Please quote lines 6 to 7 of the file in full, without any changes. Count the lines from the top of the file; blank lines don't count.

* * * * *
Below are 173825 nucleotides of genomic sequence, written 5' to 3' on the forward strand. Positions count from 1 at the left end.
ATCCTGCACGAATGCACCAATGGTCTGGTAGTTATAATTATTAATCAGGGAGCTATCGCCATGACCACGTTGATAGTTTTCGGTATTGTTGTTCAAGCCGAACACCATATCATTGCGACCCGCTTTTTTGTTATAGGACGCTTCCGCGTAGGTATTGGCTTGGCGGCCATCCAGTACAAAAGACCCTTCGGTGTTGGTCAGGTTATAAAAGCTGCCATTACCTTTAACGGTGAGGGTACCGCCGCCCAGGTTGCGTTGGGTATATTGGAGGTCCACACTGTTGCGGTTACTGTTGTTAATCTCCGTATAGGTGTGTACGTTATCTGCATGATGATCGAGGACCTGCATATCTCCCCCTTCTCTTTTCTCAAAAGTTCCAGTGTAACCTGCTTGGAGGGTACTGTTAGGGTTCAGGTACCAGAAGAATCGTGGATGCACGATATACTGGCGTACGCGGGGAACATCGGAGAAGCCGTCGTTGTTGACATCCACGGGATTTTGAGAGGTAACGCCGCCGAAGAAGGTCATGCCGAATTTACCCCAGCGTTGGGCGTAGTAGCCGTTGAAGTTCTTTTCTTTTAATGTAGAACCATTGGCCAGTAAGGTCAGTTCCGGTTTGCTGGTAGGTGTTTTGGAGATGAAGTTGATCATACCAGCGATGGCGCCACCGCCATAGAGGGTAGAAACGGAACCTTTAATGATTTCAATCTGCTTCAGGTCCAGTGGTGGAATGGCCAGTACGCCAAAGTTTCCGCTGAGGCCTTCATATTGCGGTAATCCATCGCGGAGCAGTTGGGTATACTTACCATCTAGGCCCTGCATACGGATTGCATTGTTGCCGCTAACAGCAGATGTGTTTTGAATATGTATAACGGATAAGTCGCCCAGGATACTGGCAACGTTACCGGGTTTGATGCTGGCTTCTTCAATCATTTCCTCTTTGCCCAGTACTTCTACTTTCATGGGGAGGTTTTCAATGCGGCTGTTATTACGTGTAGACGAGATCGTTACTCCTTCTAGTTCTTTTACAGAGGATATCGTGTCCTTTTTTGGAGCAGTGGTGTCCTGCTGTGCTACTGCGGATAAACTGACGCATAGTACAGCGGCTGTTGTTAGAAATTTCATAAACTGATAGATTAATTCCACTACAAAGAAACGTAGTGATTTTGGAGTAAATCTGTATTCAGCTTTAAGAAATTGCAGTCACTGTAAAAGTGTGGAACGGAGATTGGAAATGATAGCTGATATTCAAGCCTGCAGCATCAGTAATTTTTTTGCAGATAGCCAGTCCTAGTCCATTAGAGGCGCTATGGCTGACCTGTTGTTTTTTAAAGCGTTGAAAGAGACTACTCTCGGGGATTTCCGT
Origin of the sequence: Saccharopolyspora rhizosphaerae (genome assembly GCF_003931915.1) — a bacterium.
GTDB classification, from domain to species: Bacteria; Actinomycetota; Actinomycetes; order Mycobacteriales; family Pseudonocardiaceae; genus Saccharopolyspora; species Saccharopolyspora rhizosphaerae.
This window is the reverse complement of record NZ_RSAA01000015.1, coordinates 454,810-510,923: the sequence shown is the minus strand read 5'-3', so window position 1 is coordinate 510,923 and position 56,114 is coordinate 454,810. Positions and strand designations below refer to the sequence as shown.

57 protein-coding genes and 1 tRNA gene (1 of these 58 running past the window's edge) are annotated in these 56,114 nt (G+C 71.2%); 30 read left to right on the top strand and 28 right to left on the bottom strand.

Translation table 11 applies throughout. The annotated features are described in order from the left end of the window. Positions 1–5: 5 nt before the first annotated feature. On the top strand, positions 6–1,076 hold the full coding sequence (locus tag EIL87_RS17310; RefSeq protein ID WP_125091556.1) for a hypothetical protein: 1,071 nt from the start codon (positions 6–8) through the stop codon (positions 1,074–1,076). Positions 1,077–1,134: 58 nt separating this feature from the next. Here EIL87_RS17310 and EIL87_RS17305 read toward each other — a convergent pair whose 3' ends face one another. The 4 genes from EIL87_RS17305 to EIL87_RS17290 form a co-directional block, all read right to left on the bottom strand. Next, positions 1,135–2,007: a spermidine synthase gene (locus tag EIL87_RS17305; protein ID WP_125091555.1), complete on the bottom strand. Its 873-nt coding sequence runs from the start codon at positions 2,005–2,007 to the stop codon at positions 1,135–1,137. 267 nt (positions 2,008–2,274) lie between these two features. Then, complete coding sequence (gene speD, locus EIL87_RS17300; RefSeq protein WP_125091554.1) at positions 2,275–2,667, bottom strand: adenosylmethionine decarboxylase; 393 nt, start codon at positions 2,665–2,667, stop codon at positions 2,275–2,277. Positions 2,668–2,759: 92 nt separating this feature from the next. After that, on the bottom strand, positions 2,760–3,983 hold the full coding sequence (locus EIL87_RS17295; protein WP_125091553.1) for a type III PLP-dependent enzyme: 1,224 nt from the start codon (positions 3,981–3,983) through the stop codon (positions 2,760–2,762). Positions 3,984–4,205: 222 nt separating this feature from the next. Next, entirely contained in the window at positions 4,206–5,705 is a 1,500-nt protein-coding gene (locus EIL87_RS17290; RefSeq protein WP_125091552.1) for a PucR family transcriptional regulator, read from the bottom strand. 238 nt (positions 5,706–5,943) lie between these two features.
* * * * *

57 protein-coding genes and 1 tRNA gene (1 of these 58 running past the window's edge) are annotated in these 56,114 nt (G+C 71.2%); 30 read left to right on the top strand and 28 right to left on the bottom strand.

Translation table 11 applies throughout. The annotated features are described in order from the left end of the window. Positions 1–5: 5 nt before the first annotated feature. On the top strand, positions 6–1,076 hold the full coding sequence (locus tag EIL87_RS17310; RefSeq protein ID WP_125091556.1) for a hypothetical protein: 1,071 nt from the start codon (positions 6–8) through the stop codon (positions 1,074–1,076). Positions 1,077–1,134: 58 nt separating this feature from the next. Here EIL87_RS17310 and EIL87_RS17305 read toward each other — a convergent pair whose 3' ends face one another. The 4 genes from EIL87_RS17305 to EIL87_RS17290 form a co-directional block, all read right to left on the bottom strand. Next, positions 1,135–2,007: a spermidine synthase gene (locus tag EIL87_RS17305; protein ID WP_125091555.1), complete on the bottom strand. Its 873-nt coding sequence runs from the start codon at positions 2,005–2,007 to the stop codon at positions 1,135–1,137. 267 nt (positions 2,008–2,274) lie between these two features. Then, complete coding sequence (gene speD, locus EIL87_RS17300; RefSeq protein WP_125091554.1) at positions 2,275–2,667, bottom strand: adenosylmethionine decarboxylase; 393 nt, start codon at positions 2,665–2,667, stop codon at positions 2,275–2,277. Positions 2,668–2,759: 92 nt separating this feature from the next. After that, on the bottom strand, positions 2,760–3,983 hold the full coding sequence (locus EIL87_RS17295; protein WP_125091553.1) for a type III PLP-dependent enzyme: 1,224 nt from the start codon (positions 3,981–3,983) through the stop codon (positions 2,760–2,762). Positions 3,984–4,205: 222 nt separating this feature from the next. Next, entirely contained in the window at positions 4,206–5,705 is a 1,500-nt protein-coding gene (locus EIL87_RS17290; RefSeq protein WP_125091552.1) for a PucR family transcriptional regulator, read from the bottom strand. 238 nt (positions 5,706–5,943) lie between these two features.